Teachers visit schools in Ghana

posted 19 Mar 2018, 12:18 by Timothy Williams

The education of children in Ghana is set to improve with a vital new link-up to London. A group of teachers from Edmonton, Enfield and Haringey recently spent time in schools in Ghana as part of the Connecting Classrooms education programme.
Connecting Classrooms is run in more than 30 countries by the British Council in partnership with the Department for International Development (DFID). The programme enables teachers not only to teach 21st century core skills to children in their classroom, but also to visit partner schools in other countries to exchange insights and ideas on how to improve teaching and learning in their schools. 

The trip, co-ordinated by Ann Palmer, principal of Nightingale Academy, in Edmonton, was attended by representatives of Aylward Academy and Meridian Angel Primary School, in Enfield, and Noel Park and Trinity primaries, in Haringey. During their stay in Accra, the UK teachers were partnered up with five schools where they spent two days getting to know the education system.
Ms Palmer, who took Nightingale teacher Jenet Gwaki on the trip, said: “Our hosts and the students in Ghana were extremely welcoming. The children love going to school and the quality of the work we saw and how they presented themselves was fabulous. “It was about connecting one type of education system with another, but also appreciating there is strength in a variety of systems. “Before we returned home, we gathered together with the heads and went through actions we are going to use back in our own countries, as well as looking at other ways to support them.” A focus was put on improving teaching and learning, with the traditional way of teaching in Ghana – with children in rows and a teacher in front of a board – shaken up when the UK teachers took classes and encouraged group working and students presenting to their peers.
Ms Palmer is now keen for Nightingale to work with its partner school - Madina Junior High School - to improve their environment with a long-term link-up. One idea is to fundraise to complete a building which has been under construction for eight years, so it can be used as an IT suite.

Ms Palmer said: “The schools in Ghana have very little. The things we take for granted, such as pens and pencils, printed posters on the walls and IT, they simply do not have. Most British schools would see IT having a life cycle of about five years, but in Ghana that equipment would still very much be seen as useful. We saw IT being taught in theory, without a single piece of IT to show students. If there is some way we can set them up with our old equipment, our direct links to them can continue into the future with video conferencing.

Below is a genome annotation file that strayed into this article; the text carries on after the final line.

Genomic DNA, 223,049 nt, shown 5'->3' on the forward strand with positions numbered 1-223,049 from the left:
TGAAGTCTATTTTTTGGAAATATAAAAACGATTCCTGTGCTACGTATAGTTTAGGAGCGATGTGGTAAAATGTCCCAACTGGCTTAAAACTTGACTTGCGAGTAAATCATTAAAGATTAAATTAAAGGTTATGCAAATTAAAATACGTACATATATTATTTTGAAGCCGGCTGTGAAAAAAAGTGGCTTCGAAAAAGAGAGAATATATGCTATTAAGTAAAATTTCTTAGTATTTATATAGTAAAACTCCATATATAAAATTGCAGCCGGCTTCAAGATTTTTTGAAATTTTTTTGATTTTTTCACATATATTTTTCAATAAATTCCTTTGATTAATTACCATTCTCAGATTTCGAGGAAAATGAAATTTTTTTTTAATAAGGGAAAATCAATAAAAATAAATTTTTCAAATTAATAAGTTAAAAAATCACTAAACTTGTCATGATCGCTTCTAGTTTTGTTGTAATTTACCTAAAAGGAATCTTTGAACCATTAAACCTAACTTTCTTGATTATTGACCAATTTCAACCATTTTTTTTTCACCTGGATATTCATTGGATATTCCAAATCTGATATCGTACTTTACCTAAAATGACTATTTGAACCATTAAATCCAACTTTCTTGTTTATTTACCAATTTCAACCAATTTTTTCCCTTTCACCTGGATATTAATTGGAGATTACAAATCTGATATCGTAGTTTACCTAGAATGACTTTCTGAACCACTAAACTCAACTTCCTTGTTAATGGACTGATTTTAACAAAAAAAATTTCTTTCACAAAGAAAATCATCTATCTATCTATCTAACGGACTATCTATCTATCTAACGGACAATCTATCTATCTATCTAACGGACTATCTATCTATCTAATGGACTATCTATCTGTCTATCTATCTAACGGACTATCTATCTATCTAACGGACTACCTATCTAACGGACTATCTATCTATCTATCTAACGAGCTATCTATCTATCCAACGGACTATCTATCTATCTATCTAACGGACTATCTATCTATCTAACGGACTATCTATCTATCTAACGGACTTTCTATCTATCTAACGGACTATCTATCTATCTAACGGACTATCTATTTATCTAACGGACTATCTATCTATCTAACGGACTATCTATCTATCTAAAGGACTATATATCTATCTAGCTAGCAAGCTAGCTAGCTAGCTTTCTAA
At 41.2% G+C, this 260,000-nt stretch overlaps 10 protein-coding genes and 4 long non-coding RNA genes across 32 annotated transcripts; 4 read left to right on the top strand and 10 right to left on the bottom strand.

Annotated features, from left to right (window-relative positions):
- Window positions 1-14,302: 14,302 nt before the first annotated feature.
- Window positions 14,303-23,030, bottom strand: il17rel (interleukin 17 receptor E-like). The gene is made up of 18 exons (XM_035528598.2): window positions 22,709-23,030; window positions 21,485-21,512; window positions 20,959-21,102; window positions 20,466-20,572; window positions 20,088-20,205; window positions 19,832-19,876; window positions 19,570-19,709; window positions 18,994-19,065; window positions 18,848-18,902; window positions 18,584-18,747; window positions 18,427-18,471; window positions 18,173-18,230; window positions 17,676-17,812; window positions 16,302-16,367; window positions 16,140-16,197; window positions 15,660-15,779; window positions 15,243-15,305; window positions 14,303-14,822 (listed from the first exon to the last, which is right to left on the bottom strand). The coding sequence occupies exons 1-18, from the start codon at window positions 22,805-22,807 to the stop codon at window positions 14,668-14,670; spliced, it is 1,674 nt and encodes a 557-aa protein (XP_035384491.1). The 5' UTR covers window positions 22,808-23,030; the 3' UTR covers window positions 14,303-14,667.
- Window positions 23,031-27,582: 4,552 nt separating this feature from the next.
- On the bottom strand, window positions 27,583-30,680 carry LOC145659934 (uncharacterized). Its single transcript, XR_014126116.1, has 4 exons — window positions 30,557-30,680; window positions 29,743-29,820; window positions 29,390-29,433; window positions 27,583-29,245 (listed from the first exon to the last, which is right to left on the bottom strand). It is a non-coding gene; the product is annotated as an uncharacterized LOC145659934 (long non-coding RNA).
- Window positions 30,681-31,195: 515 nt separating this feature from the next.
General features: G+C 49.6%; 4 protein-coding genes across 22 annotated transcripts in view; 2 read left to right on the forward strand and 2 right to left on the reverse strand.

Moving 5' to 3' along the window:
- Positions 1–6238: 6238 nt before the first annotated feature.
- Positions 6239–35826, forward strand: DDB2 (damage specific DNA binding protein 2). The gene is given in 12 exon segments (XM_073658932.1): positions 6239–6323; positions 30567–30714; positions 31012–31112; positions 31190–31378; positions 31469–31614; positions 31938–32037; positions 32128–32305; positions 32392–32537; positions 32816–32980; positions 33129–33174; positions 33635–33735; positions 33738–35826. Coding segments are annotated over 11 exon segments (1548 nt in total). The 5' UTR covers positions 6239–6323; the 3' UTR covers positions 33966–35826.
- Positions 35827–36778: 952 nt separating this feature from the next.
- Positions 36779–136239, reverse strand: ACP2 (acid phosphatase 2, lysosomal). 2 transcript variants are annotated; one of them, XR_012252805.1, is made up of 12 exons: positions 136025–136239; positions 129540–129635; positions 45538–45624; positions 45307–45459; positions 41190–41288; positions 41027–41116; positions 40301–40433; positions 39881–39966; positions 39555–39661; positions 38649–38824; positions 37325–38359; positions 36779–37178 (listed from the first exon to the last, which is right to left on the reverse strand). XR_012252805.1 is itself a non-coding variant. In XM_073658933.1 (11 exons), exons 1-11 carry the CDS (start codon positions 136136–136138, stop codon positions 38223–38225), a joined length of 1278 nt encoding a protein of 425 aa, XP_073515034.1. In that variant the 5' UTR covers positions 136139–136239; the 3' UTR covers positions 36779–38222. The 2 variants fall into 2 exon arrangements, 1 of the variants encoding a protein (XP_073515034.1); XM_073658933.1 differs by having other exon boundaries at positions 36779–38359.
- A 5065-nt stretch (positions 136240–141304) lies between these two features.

“We need to always be aware of how privileged our students are, particularly to have free education.”

School that never closes

posted 19 Mar 2018, 12:04 by Timothy Williams

School is no longer just five days per week at Nightingale Academy. In fact, the school, in Edmonton, never closes. A shift in culture at the school means classrooms are full of activity on Saturdays as students work for the best possible grades.
Year 11 give up their day off to be at their desks and revising each weekend to prepare for their upcoming exams. During Saturday school, students learn exam skills and sit practise papers, with their class teachers on
hand to support their revision.
Principal Ann Palmer said the culture in the school now means students are keener than ever to achieve their very best. She said: “Saturday school is just great. Students are treated like adults and come into school in non-uniform, which gives the sessions a whole different feel. It is more like a university situation as students are in control of their own learning. They want to be here as it’s a place where they can work in a studious environment. There is the benefit of being with their friends, but also having sessions run by their teachers, who give up their time to be here. “Saturday school helps with boosting grades 
above what students might expect to achieve. It allows them to challenge themselves outside of the usual school timetable and shows
we are here to support students, no matter what time of day.”As well as revision sessions for Year 11, occasional themed sessions are held, such as an A-level focus Saturdayfor sixth formers. Ms Palmer said: “Our students really do want to learn; they get up early on a Saturday and are focused and enthusiastic. They know that by giving that bit extra they may just move up a grade.”

As an extra incentive, pizza is ordered for students to enjoy in a break away from traditional lessons.

School kicks out timetable

posted 9 Mar 2018, 09:38 by Timothy Williams

The school timetable is thrown out for Edmonton students to focus on personal, social, health and citizenship education (PSHE).

Throughout the year, students at Nightingale Academy, in Edmonton, take part in six drop-down days to concentrate on topics relevant to their young lives.

Sessions tackle issues such as cyber bullying, sex and relationships, sexual health, mental health, cultural diversity, smoking, drugs and alcohol.

Students also pick up skills in first aid, research potential careers and put together CVs, as well as learn exam and revision techniques during the sessions.

Experts are brought in to support teaching staff to deliver these areas of the curriculum, which often take up weekly slots in the timetable in other schools.
The most recent drop-down day this half-term saw:
Year 7 look at physical, emotional and social changes at puberty
Year 8 focus on types of relationships, qualities of relationships, negotiation and assertiveness, sex and the law
Year 9 look at careers education, information and guidance in the lead-up to their option choices
Year 10 look at community and cultural diversity
Year 11 work on their personal statements and CVs, as well as practising interview skills
Year 12 learn revision techniques
Year 13 pick up revision techniques and time management.
Principal Ann Palmer believes Nightingale’s approach enables students to get a more in-depth experience.